Max's-Inspired Sizzling Tofu Sisig

This hack for Max's tofu sisig tastes exactly like the restaurant's, all thanks to one convenient pantry ingredient.
2–4 servings
Prep Time
15 Mins
Active Time
30 Mins

If you're not at Max's Restaurant for the classic fried chicken with kamote fries, maybe you're there for their second best menu item: tofu sisig.

What is Sisig?
Originating from Pampanga, traditional sisig uses parts of livestock that are usually discarded like chicken liver, the pig’s face and ears, and sometimes even the pig’s brain. The fatty, gamey flavors work well with the dish’s main seasonings: onions, calamansi, and chili.

Served on a sizzling cast-iron plate, it's everything you love about sisig—the dish Anthony Bourdain called the gateway to Filipino food—sans the pork. But the tofu, sliced into cubes and deep-fried to a crisp, will leave even the staunchest meat-eater satisfied.

Replicating Max's tofu sisig at home is easy, all thanks to liquid seasoning. It provides that familiar umami flavor that makes this copycat a dead ringer for the real thing.

Tokwa is Firm Tofu
Tokwa is the Filipino term for tofu. Compared to commercial firm tofu, locally-made tokwa has less moisture, thicker skin, and a more tangy flavor. It doesn't come in a softer variety—tokwa is always firm and dense. You can use it in recipes calling for firm or extra-firm tofu.

Tips for Cooking With Tofu

Blanch tofu for a fresher flavor

Some brands of tofu have a slightly sour taste that remains even after cooking. Blanching tofu in hot salted water brings out a fresher flavor while coaxing the tofu's inner moisture to the surface, making it easier to dry.

Either pour the hot salted water over the tofu, or dunk the tofu into a simmering (not boiling) pot of salted water. Pat it dry, and your tofu's ready to use. Sounds counterintuitive, but it works!

For a meatier bite, freeze your tofu

Freezing tofu changes its tender texture to something chewier and meat-like. When thawed, the ice crystals inside the tofu leave sponge-like holes, creating a bouncy mouthfeel. It's a trick we use in our popular tofu katsudon recipe.

To freeze, you can keep your tofu whole or cut up into smaller portions. Keep the tofu in its packaging or, if using cut-up portions, transfer to freezer-safe containers or zip-lock bags. Freeze until solid and more yellowish in color, then defrost either overnight in the fridge or at room temperature on an aluminum tray. Don't forget to (gently) press out that extra moisture before frying.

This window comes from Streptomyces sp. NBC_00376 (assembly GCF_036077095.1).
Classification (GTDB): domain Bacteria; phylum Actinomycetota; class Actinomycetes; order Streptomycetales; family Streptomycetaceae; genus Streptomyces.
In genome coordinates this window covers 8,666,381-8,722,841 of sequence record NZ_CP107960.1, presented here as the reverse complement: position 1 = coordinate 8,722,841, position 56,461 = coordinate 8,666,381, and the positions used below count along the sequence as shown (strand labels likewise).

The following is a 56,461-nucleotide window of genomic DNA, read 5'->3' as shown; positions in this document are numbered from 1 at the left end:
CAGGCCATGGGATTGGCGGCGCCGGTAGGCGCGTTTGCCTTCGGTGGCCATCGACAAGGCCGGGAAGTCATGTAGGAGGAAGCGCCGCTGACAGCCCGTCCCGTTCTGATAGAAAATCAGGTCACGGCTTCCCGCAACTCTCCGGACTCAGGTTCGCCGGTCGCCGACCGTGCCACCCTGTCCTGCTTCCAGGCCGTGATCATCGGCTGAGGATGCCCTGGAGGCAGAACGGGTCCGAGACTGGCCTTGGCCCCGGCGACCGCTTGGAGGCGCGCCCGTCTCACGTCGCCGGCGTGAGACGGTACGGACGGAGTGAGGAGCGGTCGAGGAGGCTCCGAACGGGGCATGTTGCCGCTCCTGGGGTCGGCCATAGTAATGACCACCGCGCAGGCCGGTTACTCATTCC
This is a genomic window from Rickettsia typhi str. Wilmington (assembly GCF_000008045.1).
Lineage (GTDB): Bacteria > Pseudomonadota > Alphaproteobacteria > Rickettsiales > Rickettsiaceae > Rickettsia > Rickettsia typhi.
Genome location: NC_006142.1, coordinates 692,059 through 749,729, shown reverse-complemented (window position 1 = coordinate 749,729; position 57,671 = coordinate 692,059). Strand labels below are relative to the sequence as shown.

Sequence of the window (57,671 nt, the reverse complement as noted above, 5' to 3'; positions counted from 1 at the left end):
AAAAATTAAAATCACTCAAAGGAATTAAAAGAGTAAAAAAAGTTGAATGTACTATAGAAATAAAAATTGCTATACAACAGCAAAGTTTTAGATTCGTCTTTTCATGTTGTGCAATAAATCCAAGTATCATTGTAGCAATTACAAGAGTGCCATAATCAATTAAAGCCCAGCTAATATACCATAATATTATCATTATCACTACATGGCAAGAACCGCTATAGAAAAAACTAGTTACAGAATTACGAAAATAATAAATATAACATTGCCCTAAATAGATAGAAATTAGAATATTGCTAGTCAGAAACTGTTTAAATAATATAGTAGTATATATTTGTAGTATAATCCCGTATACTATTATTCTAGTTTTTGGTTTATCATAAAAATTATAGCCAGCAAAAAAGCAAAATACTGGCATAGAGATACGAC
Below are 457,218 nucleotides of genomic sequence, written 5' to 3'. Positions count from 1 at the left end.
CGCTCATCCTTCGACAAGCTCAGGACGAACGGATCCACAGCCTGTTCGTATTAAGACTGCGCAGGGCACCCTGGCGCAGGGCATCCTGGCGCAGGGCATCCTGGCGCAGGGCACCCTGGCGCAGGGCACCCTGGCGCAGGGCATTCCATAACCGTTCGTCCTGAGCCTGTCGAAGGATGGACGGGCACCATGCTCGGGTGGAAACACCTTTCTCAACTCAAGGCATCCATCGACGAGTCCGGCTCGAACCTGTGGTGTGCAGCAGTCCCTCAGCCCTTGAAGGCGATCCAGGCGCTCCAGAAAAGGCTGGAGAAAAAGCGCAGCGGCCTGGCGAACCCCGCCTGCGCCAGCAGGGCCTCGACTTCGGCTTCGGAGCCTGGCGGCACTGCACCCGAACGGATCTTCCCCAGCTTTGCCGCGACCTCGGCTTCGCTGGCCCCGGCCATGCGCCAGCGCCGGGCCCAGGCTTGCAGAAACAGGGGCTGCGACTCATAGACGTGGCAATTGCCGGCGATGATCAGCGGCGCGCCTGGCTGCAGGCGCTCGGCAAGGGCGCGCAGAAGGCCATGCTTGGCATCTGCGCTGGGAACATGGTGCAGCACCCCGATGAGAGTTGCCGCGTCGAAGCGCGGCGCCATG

Fried Tofu

  • 750g firm tofu, either blanched or frozen and thawed
  • 1 cup neutral oil


  • 4 tbsp oyster sauce
  • 4 tbsp mayonnaise
  • 3 tbsp water
  • 2 tbsp liquid seasoning
  • 1 red chili, chopped
  • 2 tbsp oil
  • 2 cloves garlic
  • ½ cup chopped white onion
  • ½ cup chopped red bell pepper

For Serving

  • calamansi halves
  • chopped red chilies
  • minced spring onions, green part only

Prepare tofu: Use paper towels to blot off excess moisture from the tofu. Once dry to the touch, slice tofu into 1-inch cubes.


Shallow-fry tofu: Heat oil in a wok or deep pan over medium-high heat. Once oil is at 350°F, add diced tofu in batches and shallow-fry until crisp and golden. Transfer tofu to a metal rack or paper towel-lined plate. Season with a bit of salt while warm. Set aside.


Make sisig sauce: Combine oyster sauce, mayonnaise, water, liquid seasoning, and chopped red chili in a small mixing bowl. Stir until combined. Set aside.


Make sisig base: Remove oil from fried tofu and wipe the wok or pan clean. Add 2 tbsp oil and heat over medium. Once oil is hot, add garlic, onion, and bell pepper. Cook, stirring constantly, until onions are translucent, 5 minutes. Add sisig sauce mixture and stir until ingredients are coated and sauce has thickened, 2–3 minutes.


Add tofu and serve: Add fried tofu to the pan. Toss mixture until each piece is evenly coated with sauce. Transfer to a prepared sizzling plate or serving dish. Garnish with calamansi halves, chopped chilies, and minced green onions. Serve hot with steamed rice.